By: Jarrett Murphy
More than a year after the term “foreclosure” entered everyday language, thousands of New York City property owners are still facing the loss of their homes. Mortgage holders have launched foreclosure proceedings against some 15,000 New York City homeowners this year. The number of filings in the most recent three-month period appears to be the highest in the crisis to date.
The fight against foreclosures, however, has been but a quiet presence in the mayoral campaign. Both Mayor Michael Bloomberg and Comptroller William Thompson responded to mortgage problems fairly early in the foreclosure crisis and point to those efforts in their campaign literature, but the issue hasn't garnered the attention that schools, transit, jobs and crime have received in debates, speeches and ads. And neither candidate has proposed any significant expansion of the city's response to foreclosures.
Perhaps that's because the most affected constituency – foreclosures have hit lower- and middle-income homeowners of color the hardest – isn't the candidates' top priority, suggests Dwayne Jones, director of lending at the Parodneck Foundation. “Apparently, they are not relying on votes from the foreclosure hot zones,” says Jones. “It's clear to me that you don't have [candidates] with ads saying they rolled up their sleeves and fought foreclosure in the neighborhoods. Why not? Maybe it's just another hurt that they can't do much about.”
Whether the candidates talk about foreclosures or not, those involved in addressing the issue insist it's not going away. “Certainly, the subprime crisis is not over,” says Megan Faux, co-director of foreclosure prevention at South Brooklyn Legal Services. While many housing advocates praise the city's efforts to date, it's not clear that the scale of the response so far measures up to the accumulating impact of the mortgage mess, which will confront whoever sits in City Hall next year. “The work that they've done is good work,” says James Lewis, a community organizer with Changer, a citywide advocacy group. “It's just not enough resources.”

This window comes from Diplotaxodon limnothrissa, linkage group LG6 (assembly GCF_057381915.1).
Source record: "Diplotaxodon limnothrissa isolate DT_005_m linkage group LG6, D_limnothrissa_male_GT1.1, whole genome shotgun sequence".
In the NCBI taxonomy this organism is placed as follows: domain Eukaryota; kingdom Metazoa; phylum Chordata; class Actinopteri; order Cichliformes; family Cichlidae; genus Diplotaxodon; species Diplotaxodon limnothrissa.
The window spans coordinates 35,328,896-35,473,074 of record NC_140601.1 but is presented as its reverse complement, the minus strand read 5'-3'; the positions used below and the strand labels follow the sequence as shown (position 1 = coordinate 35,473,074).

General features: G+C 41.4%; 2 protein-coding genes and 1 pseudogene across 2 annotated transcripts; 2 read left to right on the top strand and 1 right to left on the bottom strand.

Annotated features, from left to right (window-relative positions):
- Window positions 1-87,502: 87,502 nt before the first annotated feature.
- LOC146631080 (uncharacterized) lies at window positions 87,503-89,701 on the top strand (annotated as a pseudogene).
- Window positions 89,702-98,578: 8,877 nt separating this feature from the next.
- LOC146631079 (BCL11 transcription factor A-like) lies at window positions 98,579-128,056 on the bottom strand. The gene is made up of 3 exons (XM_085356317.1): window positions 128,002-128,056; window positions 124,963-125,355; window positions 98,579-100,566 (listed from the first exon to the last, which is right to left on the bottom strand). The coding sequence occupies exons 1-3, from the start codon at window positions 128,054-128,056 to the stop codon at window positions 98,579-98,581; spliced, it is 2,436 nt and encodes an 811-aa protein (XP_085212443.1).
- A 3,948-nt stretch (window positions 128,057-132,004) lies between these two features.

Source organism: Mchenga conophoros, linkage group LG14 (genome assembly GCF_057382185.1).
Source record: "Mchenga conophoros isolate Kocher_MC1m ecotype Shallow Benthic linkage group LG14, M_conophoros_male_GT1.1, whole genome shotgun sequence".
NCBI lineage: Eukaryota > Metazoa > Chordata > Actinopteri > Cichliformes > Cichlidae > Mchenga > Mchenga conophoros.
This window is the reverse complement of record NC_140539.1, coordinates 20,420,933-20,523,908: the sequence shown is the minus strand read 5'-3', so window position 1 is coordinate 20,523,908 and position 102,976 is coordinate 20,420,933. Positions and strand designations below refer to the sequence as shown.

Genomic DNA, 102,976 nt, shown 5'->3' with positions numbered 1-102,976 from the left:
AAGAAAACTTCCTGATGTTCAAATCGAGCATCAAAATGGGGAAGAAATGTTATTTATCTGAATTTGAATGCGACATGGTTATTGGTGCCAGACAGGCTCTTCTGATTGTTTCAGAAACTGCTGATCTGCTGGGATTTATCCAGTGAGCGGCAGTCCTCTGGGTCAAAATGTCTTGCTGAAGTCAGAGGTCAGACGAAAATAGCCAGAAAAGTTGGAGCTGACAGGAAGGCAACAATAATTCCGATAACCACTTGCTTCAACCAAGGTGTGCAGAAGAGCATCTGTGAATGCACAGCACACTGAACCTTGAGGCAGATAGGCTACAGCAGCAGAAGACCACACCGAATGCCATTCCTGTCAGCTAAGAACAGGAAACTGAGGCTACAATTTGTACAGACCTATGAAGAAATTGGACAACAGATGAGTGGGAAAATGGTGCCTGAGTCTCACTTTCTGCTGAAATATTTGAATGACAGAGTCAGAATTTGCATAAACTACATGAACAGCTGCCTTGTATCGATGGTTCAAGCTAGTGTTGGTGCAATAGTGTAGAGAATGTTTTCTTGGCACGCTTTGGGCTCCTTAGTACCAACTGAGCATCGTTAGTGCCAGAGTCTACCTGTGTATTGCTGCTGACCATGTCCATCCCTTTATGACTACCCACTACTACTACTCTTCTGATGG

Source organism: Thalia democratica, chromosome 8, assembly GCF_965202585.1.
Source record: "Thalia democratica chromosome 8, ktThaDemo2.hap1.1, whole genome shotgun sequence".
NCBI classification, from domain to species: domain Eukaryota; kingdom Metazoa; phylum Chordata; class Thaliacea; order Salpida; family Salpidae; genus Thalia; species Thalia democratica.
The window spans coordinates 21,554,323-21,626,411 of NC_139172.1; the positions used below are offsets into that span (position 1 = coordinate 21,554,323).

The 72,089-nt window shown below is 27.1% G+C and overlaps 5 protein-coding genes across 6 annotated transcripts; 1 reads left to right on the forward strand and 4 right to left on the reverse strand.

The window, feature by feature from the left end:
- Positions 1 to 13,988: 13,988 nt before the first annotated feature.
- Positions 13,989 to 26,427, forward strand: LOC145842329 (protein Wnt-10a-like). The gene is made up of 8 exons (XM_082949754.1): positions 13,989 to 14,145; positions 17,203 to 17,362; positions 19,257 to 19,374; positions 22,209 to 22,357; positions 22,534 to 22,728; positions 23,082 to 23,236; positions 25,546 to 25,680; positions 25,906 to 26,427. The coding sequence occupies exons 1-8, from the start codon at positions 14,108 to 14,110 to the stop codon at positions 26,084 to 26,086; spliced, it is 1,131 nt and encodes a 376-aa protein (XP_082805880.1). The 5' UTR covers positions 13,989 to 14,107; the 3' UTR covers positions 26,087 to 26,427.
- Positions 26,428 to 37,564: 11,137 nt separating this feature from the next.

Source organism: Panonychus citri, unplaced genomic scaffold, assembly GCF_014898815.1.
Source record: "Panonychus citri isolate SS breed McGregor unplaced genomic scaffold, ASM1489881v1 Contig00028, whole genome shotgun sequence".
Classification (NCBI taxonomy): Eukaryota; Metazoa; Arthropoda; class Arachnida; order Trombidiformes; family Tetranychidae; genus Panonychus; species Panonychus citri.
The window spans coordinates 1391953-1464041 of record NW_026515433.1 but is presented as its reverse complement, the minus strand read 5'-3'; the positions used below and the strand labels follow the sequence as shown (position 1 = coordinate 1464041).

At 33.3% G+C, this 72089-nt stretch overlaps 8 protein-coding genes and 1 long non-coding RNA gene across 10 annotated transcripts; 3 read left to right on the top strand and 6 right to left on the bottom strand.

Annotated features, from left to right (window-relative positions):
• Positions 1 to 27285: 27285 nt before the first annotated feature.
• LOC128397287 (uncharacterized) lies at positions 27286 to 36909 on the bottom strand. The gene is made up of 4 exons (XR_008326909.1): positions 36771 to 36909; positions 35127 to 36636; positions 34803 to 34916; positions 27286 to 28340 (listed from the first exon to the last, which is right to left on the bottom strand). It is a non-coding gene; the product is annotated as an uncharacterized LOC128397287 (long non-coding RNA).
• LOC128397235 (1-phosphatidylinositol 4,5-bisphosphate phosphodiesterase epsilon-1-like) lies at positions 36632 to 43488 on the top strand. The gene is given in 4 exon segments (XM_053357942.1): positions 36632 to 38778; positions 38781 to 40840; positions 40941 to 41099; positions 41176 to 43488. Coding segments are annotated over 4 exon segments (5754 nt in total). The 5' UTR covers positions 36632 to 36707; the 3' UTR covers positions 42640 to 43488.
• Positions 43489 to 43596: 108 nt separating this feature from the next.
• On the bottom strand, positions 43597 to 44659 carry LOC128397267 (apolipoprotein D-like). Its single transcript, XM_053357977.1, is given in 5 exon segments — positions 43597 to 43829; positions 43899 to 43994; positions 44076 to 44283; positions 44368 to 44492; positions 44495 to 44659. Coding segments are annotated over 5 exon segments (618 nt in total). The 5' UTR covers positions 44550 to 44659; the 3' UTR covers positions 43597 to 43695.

The administration confronts the crisis
Housing advocates say they observed a surge in foreclosures years before the phenomenon became national news in 2007. “We've been seeing this problem going up back to 2001,” says Juan Santana, the homeownership services director for Neighborhood Housing Services, a citywide affordable housing provider. “That's when we started seeing people coming into our office trying to refinance. It was awful.” Sarah Ludwig, co-director of the Neighborhood Economic Development Advocacy Project, said in a roundtable last year that her organization began detecting a rise in foreclosures more than a decade ago, in the mid-90s.